Murdered Civil Rights Martyr Evers Honored with Named Naval Supply Ship

October 12, 2009

Friday, prominent Civil Rights activist Medgar Evers – who was murdered in 1963 in his own driveway after meeting with NAACP lawyers – was honored with the naming of a Navy Supply Ship after him.  This follows a Navy tradition of giving ships in the support fleet names of honored pioneers, explorers, and other notables.

Medgar Evers, Civil Rights Activist and Honoree

Medgar Evers, Civil Rights Activist and Honoree

The announcement was made during  former Mississippi governor and current Navy Secretary Ray Mabus’s speech at Jackson State University in Jackson, Mississippi.

Evers, who was the NAACP’s first field secretary for the state of Mississippi, was integral during the Civil Rights Movement in MS, in organizing nonviolent protests, voter registration drives, and boycotts.  And, his tragic death was the impetus that prompted President John F. Kennedy to ask Congress for a comprehensive civil rights bill.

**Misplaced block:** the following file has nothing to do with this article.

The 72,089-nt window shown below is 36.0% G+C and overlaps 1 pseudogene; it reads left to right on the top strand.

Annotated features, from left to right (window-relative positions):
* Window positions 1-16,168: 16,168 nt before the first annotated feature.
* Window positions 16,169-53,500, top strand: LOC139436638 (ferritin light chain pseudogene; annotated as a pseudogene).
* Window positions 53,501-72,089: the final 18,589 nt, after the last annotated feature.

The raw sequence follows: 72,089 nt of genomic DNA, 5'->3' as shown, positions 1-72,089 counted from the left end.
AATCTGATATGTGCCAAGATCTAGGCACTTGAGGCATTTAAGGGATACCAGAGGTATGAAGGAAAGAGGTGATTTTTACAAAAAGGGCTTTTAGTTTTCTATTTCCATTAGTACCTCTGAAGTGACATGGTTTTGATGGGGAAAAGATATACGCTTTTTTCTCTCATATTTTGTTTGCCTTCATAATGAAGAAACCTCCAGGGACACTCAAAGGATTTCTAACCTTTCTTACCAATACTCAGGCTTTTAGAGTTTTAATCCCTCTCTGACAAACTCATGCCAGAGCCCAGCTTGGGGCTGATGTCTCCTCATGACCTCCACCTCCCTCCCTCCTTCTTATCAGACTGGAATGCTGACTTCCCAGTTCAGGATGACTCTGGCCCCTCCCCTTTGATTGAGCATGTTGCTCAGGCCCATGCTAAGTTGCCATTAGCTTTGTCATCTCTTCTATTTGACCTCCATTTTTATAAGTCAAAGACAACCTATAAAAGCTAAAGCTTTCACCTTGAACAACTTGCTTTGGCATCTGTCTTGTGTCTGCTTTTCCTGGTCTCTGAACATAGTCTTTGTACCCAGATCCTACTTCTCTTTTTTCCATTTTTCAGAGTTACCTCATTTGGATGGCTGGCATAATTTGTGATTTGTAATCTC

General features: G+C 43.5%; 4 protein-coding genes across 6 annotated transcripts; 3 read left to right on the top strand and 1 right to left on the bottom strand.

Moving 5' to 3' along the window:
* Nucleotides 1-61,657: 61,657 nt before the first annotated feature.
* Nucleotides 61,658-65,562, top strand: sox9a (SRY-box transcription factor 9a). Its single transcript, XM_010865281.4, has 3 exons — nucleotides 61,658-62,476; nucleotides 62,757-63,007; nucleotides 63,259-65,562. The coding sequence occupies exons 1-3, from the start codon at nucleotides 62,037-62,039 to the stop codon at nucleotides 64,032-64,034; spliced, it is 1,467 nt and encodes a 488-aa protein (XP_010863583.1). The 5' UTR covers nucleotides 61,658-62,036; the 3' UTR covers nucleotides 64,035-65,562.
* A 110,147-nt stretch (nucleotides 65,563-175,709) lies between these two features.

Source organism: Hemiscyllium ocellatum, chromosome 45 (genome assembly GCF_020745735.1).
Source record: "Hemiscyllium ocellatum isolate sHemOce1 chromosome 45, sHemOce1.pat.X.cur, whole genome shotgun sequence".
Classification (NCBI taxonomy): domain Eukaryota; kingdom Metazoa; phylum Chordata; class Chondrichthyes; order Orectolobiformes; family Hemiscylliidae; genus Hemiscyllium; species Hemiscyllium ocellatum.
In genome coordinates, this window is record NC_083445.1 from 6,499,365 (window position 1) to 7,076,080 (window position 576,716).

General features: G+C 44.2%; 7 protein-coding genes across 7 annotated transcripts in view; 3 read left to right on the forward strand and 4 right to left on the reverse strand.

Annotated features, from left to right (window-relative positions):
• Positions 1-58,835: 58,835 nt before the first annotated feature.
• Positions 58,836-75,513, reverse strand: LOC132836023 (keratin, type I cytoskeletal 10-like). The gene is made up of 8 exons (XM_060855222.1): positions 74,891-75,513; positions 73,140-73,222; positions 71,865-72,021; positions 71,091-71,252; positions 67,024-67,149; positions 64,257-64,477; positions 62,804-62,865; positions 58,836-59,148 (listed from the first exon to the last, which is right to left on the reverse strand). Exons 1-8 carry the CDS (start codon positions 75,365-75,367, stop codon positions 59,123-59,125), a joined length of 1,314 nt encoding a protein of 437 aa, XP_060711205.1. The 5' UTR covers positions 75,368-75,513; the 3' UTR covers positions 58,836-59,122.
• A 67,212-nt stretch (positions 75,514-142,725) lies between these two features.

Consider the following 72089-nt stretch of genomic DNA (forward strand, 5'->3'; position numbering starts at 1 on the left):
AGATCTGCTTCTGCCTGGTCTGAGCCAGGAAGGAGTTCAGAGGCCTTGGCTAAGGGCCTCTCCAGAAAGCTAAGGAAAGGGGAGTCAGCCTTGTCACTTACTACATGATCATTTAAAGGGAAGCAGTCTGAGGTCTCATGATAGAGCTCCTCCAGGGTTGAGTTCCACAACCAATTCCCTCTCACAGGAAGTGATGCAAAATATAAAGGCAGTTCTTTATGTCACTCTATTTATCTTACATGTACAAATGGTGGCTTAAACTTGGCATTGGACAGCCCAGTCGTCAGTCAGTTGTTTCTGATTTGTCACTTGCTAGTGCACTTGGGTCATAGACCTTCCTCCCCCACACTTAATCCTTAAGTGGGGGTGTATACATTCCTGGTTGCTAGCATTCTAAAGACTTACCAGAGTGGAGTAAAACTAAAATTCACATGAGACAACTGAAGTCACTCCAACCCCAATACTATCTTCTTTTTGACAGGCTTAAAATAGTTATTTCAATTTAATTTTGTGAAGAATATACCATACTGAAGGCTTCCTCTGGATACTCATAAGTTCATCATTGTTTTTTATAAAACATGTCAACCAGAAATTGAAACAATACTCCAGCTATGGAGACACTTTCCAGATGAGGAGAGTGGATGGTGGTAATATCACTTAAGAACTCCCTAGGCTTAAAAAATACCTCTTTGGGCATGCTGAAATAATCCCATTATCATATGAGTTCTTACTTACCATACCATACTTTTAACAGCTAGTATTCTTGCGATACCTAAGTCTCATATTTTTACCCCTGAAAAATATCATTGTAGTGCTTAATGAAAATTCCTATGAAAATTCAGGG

An administration statement that was released in conjunction with the Navy’s announcement said the following of Evers:

“At a time when our country was wrestling with finally ending segregation and racial injustice, Evers lead civil rights efforts to secure the right to vote for all African-Americans and to integrate public facilities, schools and restaurants.”

Medgar Evers was thirty-seven years old when he was shot, and is buried at Arlington National Cemetery.

Sojourn to the Past remembers, recognizes, and honors Civil Rights activists who came before us like Mr. Evers.  We hope to continue his legacy of nonviolent, educated actions in the fight for equality for all.

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